deep**stash**

Beta

Logical Fallacies: Begging the Question

**The most simple form of begging the question**: *A is true because A is true.*

**Circular reasoning can also be a bit longer:**

*A is true because B is true, and B is true because A is true.**A is true because B is true, and B is true because C is true. C is correct because A is true.*

75 SAVES

This is a professional note extracted from an online article.

**Read** more efficiently

**Save** what inspires you

**Remember** anything

IDEA EXTRACTED FROM:

3

Key Ideas

**Begging the question** is an example of a fallacy of presumption, also known as a circular argument: The conclusion appears at the beginning and the end of the argument. *A is true because A is true.*

*A valid argument in support of a claim will offer evidence or reasons independent of the claim.*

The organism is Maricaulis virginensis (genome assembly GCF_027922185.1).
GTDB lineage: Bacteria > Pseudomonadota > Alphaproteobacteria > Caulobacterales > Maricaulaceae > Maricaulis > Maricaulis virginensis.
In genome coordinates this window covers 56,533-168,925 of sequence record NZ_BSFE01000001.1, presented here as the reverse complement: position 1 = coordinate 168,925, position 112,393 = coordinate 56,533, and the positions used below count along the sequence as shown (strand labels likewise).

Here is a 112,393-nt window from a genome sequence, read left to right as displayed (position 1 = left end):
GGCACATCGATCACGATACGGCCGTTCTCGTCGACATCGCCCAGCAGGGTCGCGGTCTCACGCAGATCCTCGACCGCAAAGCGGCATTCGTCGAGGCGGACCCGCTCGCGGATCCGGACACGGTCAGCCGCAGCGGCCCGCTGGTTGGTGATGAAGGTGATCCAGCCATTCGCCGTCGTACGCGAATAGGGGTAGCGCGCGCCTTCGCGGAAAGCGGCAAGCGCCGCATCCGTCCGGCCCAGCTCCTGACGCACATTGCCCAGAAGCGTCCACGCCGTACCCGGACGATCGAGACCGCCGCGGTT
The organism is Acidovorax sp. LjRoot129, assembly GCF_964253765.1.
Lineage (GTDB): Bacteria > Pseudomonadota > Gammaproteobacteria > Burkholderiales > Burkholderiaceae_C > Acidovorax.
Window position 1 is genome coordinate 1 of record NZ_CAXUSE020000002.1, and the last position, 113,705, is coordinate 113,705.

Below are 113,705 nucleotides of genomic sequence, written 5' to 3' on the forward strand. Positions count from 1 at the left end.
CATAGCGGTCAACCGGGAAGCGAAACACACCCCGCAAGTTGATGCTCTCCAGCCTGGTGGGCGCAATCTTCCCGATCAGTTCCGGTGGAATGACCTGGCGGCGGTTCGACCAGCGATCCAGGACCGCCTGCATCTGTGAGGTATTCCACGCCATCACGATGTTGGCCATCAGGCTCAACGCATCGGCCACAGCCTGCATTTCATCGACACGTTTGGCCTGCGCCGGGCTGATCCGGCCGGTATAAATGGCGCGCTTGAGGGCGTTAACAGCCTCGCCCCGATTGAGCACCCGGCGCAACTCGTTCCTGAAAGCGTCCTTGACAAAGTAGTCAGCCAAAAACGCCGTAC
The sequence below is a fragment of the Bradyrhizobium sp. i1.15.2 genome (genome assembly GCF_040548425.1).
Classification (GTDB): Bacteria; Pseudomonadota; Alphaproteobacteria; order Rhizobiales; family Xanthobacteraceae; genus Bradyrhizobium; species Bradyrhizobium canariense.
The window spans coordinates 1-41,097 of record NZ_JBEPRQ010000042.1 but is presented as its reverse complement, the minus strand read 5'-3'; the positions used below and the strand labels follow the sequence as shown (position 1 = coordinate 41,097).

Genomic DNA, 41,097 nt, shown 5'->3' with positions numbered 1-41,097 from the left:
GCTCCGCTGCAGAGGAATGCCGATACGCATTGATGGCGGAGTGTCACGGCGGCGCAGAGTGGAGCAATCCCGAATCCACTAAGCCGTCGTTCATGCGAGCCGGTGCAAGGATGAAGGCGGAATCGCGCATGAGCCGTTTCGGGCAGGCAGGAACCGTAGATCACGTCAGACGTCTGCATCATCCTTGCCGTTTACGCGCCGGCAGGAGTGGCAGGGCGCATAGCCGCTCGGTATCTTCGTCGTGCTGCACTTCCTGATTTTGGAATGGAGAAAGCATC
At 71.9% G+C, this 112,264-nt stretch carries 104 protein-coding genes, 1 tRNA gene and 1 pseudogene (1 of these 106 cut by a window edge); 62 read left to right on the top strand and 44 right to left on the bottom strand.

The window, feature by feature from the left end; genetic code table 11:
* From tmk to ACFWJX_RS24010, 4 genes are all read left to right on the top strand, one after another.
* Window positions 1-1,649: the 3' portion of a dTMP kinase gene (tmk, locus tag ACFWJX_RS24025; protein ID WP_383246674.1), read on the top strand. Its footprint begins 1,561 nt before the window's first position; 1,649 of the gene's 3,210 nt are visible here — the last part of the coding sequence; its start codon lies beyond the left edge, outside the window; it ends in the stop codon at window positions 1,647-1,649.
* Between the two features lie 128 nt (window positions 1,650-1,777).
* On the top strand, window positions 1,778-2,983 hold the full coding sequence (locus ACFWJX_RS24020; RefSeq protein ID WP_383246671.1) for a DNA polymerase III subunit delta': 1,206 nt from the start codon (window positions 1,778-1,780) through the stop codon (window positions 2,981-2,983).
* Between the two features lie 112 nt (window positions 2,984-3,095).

*"The law says you should drive on the right side of the road, and the law is the law."*

When someone is questioning this statement, they are questioning the law. If we say, "because that is the law," we are begging the question. We are assuming the validity of what the other person is questioning.

**The most simple form of begging the question**: *A is true because A is true.*

**Circular reasoning can also be a bit longer:**

*A is true because B is true, and B is true because A is true.**A is true because B is true, and B is true because C is true. C is correct because A is true.*